Too Many Perpetuate False Notions About LeadershipColumn by Brett Altschul
associate news editor
Some people think that individual leadership is a concept that belongs to the past, that individual achievement is becoming less and less meaningful. High schools and colleges, including MIT, emphasize the importance of cooperative work. The theme also invades our fiction. The tremendously influential futuristic vision created by William Gibson is also centered on this idea. In his novel Count Zero, two characters discuss "the paradox of individual wealth in a corporate age."
Outstanding individual action is not a concept whose time has past. It's a concept that never had a time. Individual leadership and personal action have never dominated history, and they're no less pointless today.
Fundamentally, this idea has its foundation in elitism. The people who have decided that they will steer the world's destiny want to keep the ranks of the powerful filled with their own. Although the particular character of these self-anointed prophets has changed over time, their tactics haven't. By focusing on unmeasurable qualities, those in power may reject those they want to keep out of power with total impunity.
College admissions offer an excellent example. Before the turn of the century, admissions to most colleges, including Harvard, were based solely on academic performance. At the time, this was sufficient to keep the places almost exclusively WASP. However, as the number of Jews in top colleges swelled, the old guard saw a problem; their coveted country-club atmosphere was in danger. The solution they devised was simple and ingenious. They kept the Jews out by requiring that applicants prove their individuality and leadership. Problem solved.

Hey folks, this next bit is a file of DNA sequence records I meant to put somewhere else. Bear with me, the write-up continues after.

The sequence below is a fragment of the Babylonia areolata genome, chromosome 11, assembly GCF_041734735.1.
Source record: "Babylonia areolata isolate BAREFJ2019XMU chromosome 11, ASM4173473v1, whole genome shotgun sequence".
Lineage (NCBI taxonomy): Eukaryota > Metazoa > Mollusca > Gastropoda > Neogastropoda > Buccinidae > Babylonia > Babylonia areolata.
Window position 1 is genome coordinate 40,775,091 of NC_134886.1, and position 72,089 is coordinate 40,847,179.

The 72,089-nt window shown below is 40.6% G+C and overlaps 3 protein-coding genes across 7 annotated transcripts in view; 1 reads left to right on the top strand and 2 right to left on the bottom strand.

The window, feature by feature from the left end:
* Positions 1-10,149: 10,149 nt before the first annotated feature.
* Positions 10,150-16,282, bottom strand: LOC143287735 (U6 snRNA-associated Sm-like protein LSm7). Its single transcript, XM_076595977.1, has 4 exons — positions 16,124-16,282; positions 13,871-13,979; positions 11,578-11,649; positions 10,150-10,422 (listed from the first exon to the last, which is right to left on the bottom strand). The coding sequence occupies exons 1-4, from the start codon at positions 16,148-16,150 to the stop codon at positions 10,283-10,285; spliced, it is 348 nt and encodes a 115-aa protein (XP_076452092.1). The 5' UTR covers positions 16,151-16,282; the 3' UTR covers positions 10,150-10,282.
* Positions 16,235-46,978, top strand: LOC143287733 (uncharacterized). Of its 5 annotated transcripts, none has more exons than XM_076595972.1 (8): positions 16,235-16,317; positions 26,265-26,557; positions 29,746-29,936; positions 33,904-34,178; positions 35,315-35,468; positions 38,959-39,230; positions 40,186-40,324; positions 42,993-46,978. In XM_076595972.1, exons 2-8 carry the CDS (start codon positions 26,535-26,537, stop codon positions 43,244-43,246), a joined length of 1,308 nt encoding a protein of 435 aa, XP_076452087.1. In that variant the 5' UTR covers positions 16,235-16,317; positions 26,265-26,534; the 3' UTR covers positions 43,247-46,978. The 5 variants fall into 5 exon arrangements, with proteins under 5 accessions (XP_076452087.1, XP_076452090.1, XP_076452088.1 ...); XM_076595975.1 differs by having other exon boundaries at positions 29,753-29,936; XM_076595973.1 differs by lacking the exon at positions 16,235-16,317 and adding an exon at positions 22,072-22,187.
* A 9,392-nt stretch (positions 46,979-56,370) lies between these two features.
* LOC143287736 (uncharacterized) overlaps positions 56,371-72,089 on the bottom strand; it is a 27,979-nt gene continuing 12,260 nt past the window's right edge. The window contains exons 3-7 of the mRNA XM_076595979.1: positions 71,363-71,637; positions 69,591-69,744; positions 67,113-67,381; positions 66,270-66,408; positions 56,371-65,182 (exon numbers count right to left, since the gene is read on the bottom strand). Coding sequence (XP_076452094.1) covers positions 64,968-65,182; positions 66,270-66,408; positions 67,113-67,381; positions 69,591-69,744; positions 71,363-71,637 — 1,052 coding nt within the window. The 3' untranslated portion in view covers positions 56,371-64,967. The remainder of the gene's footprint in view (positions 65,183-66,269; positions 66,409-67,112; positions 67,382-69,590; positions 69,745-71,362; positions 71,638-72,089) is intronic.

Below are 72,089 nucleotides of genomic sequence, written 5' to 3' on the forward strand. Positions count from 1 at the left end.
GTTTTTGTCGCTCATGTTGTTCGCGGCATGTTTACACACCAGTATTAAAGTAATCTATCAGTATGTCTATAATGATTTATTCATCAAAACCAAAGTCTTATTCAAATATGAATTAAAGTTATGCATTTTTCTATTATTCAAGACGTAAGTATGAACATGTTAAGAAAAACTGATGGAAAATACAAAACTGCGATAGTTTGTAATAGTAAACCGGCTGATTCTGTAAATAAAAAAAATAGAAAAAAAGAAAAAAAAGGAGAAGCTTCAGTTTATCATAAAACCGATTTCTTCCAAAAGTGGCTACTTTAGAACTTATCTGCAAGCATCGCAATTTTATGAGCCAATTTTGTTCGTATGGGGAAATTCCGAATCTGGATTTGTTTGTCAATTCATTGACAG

My high school offered a class called Leadership. It required the permission of the instructor, the director of activities, to take the class. The scheme was incredibly well-designed. You could get into the class only if you were a "leader" already. In practice, this meant that people who were popular could get into the class, while leaders of controversial student groups were denied entrance. The final joke was that the class had no content whatsoever. But although the time just served as a study hall, the enrolled students could be sure they were among the chosen few who would steer the course of future society.
At MIT, most decisions, from admission to tenure, are based on merit. Students are supposed to be graded on an absolute scale that doesn't depend on the performance of anyone else. However, there are a few attempts to make MIT part of the culture of the individual. Those attempts are silly.
The Freshmen Leadership Program is an excellent and timely example of this silliness. This year's participants seem very attached to a gesture they learned at the program, a gesture that represents "Raise the roof." Apparently, the organizers of this program were ignorant of just what roof that expression means. "Raise the roof" is a reference to the traditional New England practice of barn-raising. At a barn-raising, the entire rural community assembles to assist one family, building them a barn in a single day. The Amish still do this.
Barn-raising is perhaps the most egalitarian activity that is a uniquely American tradition. Every community member assists as they can, and there is certainly no designated leadership structure. The whole region is drawn together as they raise the roof.
From what I saw at the "Killian" Kick-Off, the rest of the freshmen weren't particularly keen on the way the FLP people were gesturing. Those who weren't among the anointed didn't seem to want to have anything to do with those who were. It's not a good sign that two groups have already been forced apart in a freshman class less than a week old, and it's very ironic that a traditional symbol of unity and equality should prove so divisive.
If you doubt the danger of the emphasis on ephemeral pursuits, consider the final product of this system: President Bill Clinton. The most powerful man in the world is ingratiating and morally questionable. The first baby-boomer to ascend to the presidency got there by being sociable, by being a leader. The system created a man who had no core of beliefs, merely a facade of charisma. He is the perfect campaigner, but when it comes to actually governing, he lacks direction and focus. It's disturbing that this man has the power he does.
This whole culture of individual leadership hurts those of us who try to do real work as part of team. Real work is done in groups, and good decisions are made by technocrats, not "leaders."